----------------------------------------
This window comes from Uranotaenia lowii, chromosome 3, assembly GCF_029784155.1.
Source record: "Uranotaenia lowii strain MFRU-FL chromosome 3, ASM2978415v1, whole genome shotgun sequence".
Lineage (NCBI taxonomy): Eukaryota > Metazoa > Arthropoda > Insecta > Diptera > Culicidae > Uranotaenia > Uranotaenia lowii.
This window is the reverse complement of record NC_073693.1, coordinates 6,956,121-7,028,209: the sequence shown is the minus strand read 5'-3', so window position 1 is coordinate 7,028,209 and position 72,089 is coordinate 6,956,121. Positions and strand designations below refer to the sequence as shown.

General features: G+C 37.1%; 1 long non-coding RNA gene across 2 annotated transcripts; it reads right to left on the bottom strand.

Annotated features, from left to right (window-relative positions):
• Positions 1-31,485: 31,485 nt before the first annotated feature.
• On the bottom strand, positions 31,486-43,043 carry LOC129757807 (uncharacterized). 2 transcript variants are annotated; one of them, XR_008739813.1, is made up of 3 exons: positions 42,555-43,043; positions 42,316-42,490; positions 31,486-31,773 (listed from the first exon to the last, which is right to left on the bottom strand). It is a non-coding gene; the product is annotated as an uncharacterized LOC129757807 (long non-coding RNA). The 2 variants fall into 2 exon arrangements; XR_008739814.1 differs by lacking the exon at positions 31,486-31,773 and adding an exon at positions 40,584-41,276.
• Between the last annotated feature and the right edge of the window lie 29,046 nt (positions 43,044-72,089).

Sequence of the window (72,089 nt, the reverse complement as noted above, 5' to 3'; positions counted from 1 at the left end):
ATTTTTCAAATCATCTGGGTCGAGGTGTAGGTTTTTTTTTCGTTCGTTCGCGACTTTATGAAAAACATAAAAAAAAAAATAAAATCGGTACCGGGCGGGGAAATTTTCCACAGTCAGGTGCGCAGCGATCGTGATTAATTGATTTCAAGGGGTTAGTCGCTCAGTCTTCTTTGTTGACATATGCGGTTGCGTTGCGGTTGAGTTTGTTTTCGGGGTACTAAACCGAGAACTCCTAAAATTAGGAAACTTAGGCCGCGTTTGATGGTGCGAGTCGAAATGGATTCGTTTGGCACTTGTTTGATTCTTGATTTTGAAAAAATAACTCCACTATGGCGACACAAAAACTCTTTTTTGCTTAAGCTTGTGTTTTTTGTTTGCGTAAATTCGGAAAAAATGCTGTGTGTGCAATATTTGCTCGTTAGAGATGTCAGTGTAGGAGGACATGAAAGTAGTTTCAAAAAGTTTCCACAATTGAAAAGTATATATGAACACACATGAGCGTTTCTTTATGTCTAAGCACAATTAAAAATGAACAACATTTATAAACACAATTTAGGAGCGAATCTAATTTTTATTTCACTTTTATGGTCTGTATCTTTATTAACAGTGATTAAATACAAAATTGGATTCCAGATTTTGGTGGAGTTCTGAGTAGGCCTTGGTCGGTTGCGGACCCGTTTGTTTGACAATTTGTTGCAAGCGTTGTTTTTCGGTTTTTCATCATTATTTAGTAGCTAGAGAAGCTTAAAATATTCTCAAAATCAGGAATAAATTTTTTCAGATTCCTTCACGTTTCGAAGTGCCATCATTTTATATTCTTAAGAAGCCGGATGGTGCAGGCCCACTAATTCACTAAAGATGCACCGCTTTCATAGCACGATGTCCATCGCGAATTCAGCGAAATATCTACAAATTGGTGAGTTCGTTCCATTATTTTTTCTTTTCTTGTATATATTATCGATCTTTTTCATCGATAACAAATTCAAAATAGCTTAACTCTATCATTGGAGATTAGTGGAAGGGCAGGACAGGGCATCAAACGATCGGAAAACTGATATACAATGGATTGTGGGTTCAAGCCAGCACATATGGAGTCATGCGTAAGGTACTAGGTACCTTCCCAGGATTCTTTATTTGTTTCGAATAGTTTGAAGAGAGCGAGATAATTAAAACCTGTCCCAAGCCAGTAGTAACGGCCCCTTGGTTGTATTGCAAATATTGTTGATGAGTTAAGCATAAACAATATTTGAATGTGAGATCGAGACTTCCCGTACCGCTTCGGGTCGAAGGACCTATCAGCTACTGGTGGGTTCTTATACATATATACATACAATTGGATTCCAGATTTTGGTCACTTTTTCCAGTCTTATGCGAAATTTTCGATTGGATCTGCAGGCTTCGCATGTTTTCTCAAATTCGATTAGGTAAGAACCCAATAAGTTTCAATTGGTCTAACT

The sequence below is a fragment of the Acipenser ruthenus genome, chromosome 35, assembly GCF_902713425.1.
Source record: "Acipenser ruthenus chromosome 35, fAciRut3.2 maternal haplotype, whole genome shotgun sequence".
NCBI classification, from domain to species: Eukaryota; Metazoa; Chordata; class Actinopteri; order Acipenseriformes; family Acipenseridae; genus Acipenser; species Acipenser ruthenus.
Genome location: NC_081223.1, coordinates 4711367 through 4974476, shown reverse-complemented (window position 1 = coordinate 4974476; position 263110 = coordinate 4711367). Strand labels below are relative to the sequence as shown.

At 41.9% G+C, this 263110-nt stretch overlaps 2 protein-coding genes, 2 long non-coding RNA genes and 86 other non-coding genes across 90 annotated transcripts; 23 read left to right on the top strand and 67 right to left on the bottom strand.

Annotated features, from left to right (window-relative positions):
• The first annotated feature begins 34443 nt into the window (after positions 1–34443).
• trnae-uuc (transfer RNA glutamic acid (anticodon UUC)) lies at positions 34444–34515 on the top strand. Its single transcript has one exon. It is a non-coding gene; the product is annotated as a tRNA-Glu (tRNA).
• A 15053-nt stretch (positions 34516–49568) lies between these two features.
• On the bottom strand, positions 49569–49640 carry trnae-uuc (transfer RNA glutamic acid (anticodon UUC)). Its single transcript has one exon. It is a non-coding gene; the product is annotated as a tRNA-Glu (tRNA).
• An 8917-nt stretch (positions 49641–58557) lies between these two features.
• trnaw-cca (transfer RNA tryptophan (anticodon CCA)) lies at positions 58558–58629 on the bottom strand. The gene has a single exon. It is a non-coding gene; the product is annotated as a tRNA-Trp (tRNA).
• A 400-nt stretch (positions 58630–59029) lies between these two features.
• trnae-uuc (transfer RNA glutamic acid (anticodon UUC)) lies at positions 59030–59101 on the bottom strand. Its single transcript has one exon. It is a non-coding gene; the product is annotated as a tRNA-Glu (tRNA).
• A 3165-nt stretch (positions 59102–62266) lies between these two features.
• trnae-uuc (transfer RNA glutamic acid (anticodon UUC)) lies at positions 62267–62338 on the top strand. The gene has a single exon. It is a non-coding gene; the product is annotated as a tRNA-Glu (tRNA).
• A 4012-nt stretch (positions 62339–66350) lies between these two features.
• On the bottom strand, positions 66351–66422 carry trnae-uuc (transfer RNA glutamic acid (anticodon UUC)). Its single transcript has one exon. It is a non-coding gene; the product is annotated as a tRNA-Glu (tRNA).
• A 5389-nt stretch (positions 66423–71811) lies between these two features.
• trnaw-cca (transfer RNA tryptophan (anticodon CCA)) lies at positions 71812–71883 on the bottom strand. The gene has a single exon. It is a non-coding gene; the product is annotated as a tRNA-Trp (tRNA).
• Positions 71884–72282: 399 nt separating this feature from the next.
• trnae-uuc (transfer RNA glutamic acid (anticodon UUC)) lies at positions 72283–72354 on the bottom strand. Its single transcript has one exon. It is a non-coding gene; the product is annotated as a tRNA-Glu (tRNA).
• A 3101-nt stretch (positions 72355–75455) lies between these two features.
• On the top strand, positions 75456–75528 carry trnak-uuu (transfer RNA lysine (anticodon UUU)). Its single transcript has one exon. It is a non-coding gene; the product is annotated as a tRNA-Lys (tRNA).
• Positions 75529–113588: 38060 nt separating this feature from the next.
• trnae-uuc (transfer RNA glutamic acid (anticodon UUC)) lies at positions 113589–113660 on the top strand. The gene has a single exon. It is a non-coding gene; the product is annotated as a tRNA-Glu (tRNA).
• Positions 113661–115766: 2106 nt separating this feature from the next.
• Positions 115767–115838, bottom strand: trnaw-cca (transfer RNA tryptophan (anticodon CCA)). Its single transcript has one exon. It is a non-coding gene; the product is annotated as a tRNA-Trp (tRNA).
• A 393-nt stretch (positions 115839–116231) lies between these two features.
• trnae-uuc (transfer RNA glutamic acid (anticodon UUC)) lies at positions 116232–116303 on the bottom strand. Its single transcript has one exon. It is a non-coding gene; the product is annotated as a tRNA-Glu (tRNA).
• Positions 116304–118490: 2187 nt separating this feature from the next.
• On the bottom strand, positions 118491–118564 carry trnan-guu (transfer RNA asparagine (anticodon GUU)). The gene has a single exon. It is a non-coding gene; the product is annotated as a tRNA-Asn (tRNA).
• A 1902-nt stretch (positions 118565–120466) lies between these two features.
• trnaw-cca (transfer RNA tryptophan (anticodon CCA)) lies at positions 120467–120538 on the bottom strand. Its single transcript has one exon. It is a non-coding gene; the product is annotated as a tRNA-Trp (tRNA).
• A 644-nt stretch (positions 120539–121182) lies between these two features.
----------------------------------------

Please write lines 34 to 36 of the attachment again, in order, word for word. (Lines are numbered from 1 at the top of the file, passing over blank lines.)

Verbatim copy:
• A 3101-nt stretch (positions 72355–75455) lies between these two features.
• On the top strand, positions 75456–75528 carry trnak-uuu (transfer RNA lysine (anticodon UUU)). Its single transcript has one exon. It is a non-coding gene; the product is annotated as a tRNA-Lys (tRNA).
• Positions 75529–113588: 38060 nt separating this feature from the next.